My statement about the PF was really meant to be cosmetic, it doesn't have the shape I expect in commercial machines, and locks in at a weird angle.
Not sure what you mean, it goes in and locks to the right like basically any machine?? Save for a few that lock to the left. Both are normal 58mm PFs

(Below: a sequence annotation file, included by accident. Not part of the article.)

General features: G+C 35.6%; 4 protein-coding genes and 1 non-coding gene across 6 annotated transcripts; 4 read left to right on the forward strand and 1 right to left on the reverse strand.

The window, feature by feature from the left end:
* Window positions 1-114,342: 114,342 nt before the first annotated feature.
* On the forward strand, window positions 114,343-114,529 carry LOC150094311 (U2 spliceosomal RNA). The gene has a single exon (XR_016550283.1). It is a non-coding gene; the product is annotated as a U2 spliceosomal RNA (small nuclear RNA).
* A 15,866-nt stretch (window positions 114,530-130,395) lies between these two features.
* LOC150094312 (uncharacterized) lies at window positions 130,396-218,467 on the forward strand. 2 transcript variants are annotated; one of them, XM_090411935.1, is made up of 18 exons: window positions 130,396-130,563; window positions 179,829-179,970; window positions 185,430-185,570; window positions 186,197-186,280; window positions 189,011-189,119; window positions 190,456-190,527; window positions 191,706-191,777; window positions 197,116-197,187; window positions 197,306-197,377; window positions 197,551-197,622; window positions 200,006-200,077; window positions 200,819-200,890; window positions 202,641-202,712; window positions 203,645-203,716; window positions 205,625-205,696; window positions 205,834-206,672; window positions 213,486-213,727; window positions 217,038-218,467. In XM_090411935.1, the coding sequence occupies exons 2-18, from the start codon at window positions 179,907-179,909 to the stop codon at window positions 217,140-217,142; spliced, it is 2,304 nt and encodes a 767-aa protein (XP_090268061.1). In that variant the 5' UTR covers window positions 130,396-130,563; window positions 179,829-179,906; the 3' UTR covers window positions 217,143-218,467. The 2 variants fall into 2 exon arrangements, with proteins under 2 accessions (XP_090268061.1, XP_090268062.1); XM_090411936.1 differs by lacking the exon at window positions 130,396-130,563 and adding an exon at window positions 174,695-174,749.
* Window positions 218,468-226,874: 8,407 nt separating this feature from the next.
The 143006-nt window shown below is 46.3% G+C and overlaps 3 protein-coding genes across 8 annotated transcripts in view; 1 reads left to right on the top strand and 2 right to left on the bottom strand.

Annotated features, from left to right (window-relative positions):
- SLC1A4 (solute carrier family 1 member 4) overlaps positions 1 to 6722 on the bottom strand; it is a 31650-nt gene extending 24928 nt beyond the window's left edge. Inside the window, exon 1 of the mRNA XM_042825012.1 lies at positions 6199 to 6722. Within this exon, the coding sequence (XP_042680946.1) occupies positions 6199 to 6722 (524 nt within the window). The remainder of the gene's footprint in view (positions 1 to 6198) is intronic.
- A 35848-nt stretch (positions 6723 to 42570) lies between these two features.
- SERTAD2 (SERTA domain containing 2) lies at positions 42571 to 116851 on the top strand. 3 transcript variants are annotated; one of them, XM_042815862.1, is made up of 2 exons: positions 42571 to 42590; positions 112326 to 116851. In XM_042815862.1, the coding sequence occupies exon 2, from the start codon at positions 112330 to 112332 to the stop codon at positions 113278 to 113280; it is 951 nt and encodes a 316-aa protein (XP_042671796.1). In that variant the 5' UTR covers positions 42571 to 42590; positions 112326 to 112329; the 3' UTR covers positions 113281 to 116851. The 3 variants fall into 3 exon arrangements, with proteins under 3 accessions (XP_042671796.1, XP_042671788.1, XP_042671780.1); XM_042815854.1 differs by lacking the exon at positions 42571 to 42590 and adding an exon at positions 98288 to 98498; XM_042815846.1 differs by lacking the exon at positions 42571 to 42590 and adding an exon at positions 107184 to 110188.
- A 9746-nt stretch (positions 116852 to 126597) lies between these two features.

Most importantly, have you had any (even minor) issues with your cc1. this wouldn't prevent my purchase, only make me aware of better care practices. None really, and I bought mine used as the previous owner upgraded to a new Rocket. Some early machines had some error messages so Bill sent out electric emi filters to put in which I did even though I've never had an error and neither did the previous owner. I did have the puck get stuck to the screen a couple times even at a lower dose when I went to pull the PF off but that could be do to humidity (South FL) and maybe not packing as tight as normally since other machines will do the same thing here and from what others have posted online regarding humidity and the 3-way valve. Thought I had an issue but talking to Bill and seeing what others posted, it can happen to anyone. I also have to lock my PF in farther than what others seem to do (I'm around the 5:30 mark and others are just after 6 or so) but that is most likely b/c the gasket pry has to be replaced since the previous owner used it a lot and we do as well, that happens on any machine as well when gasket needs to be replaced. Bill also upgraded the group head piece to a dense plastic vs metal which gives extremely stable temps as it doesn't need to heat up and doesn't absorb heat from water, so the water flows right to the puck at accurate temps, the metal/brass piece was pretty dense at 9oz I think for being so small. I think before people were seeing temps off a few degrees here and there as that metal piece absorbed heat from the water. I put the plastic one in he sent and measuring temps I don't think there's anyway to get more accurate and stable temps unless you drop money on a nice h/x with e61 head, Breville DB with it's PID controlled group head etc.